An attendant helps a customer use an ATM machine outside a Citibank branch in Mumbai, India (Photographer: Vivek Prakash/Bloomberg)

In A Digital World, Growth In Banking ≠ More Banking Jobs

There was a time when the image of the teller sitting behind the bars of cash window in a bank branch was synonymous with banking. But with time and technology, the job of the cash teller has becoming increasingly redundant.

Last week, Standard Chartered downsized its operations by a count of 200. Most of the jobs lost were in branch banking functions such as cash tellers, which have become less useful to banks in an age of digital banking. Standard Chartered is not alone. With payments, customer acquisition and now lending increasingly moving online, banks are reviewing the employment needs. The result is that while the banking sector, particularly private banks, continue to grow, banking jobs may not grow at the same pace.

Data is reflecting this shift.

In the early part of the decade, the increase in banking sector jobs was in sync with ups and downs in banking activity, as measured by advances growth. But in recent years, the correlation has broken down, shows data compiled by BloombergQuint. The data was collated from the Reserve Bank of India’s database. Data for bank employees comes with a lag and is only available till 2017.

With the move towards digital banking gaining momentum in the last few years, the correlation could weaken further.

“It is a fact that banking, financial services and insurance (BFSI) is among the hardest hit by automation and technological innovation,” said Rituparna Chakraborty, co-founder and executive vice president of human resources services provider, TeamLease. While TeamLease’s half-year employment trends report shows that the financial services sector is expected to add net jobs, there is a shift in the nature of jobs within banking.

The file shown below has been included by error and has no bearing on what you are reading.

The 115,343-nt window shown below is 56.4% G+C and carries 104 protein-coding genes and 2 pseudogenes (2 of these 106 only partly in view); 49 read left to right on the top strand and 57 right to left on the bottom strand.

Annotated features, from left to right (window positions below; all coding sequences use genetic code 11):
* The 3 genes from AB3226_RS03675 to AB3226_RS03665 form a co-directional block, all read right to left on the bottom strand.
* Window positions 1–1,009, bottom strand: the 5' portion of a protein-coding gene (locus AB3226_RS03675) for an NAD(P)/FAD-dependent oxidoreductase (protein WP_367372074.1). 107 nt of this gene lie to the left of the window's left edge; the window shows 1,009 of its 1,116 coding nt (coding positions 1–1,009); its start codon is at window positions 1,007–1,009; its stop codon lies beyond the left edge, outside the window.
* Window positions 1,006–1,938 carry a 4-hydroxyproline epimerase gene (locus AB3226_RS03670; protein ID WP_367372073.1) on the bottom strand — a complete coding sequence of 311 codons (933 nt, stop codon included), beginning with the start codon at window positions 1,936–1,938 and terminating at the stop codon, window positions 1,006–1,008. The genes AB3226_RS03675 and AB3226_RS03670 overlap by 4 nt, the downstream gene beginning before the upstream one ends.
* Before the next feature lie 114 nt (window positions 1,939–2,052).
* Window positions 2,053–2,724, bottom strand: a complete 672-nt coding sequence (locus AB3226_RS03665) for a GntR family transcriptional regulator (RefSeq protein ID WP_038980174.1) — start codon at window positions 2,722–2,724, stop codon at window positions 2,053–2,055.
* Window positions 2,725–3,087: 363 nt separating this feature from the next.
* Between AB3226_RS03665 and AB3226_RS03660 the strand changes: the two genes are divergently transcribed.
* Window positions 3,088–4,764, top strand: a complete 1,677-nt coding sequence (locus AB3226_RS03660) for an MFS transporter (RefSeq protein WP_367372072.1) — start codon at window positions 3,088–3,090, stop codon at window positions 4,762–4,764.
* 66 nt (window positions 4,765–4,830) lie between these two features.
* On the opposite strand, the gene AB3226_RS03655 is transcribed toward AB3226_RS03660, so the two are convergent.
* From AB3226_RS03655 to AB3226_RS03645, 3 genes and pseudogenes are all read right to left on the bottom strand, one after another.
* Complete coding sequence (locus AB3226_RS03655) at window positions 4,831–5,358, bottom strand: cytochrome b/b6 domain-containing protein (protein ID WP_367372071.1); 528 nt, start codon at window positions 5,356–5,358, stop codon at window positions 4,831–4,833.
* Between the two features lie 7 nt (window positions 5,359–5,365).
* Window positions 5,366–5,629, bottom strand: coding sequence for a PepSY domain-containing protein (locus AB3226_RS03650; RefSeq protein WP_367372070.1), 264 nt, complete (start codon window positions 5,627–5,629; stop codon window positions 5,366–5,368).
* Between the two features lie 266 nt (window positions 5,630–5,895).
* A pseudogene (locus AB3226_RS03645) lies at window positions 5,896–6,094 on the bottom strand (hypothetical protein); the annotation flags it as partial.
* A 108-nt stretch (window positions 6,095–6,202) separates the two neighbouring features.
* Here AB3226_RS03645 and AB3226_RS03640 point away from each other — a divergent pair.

In coming times, 35 to 38 percent of all existing BFSI jobs are likely to see a modification in profile. 25 percent of all jobs may be under threat even as absolute job growth is expected at near about 10 percent.
Rituparna Chakraborty, Co-Founder and Executive Vice President, TeamLease

Job growth has slowed across both public and private banks. However, since private banks have been moved towards digital banking more rapidly, the volatility in jobs offered by private banks has been greater, shows the data compiled by BloombergQuint.

An example of this was the country’s largest private lender HDFC Bank Ltd. The lender saw a reduction in its workforce in 2016-17, but grew it once again in 2017-18. The year that the lender had seen a reduction in jobs, it had attributed this to natural attrition in functions it felt no longer needed replacements.

Digitisation does not necessarily cause job loss, said Puneet Bhatia, who heads digital practise at executive search firm, Pedersen & Partners. Credit is a function of productivity and on account of higher productivity, banks may no longer require as many employees for incremental growth, he explained.

But a shift in the nature of jobs appears inevitable and is already visible in the numbers.

The RBI data shows a more significant fall-off in jobs at lower levels. Of the three categories that the RBI breaks-up bank employees into, the officers category has seen the smallest decline while the clerks and subordinates segment have seen a steeper fall.

There is a shift towards roles which require higher qualifications and a more specialised skill set, said Chakraborty. Hiring for manual processes has seen a slowdown, she added.

In the entire core operations of a bank, it is the repetitive jobs which get digitised, said Bhatia. With transactions increasingly becoming digital, the role of employees in retail bank branches in particular has undergone a change, he said.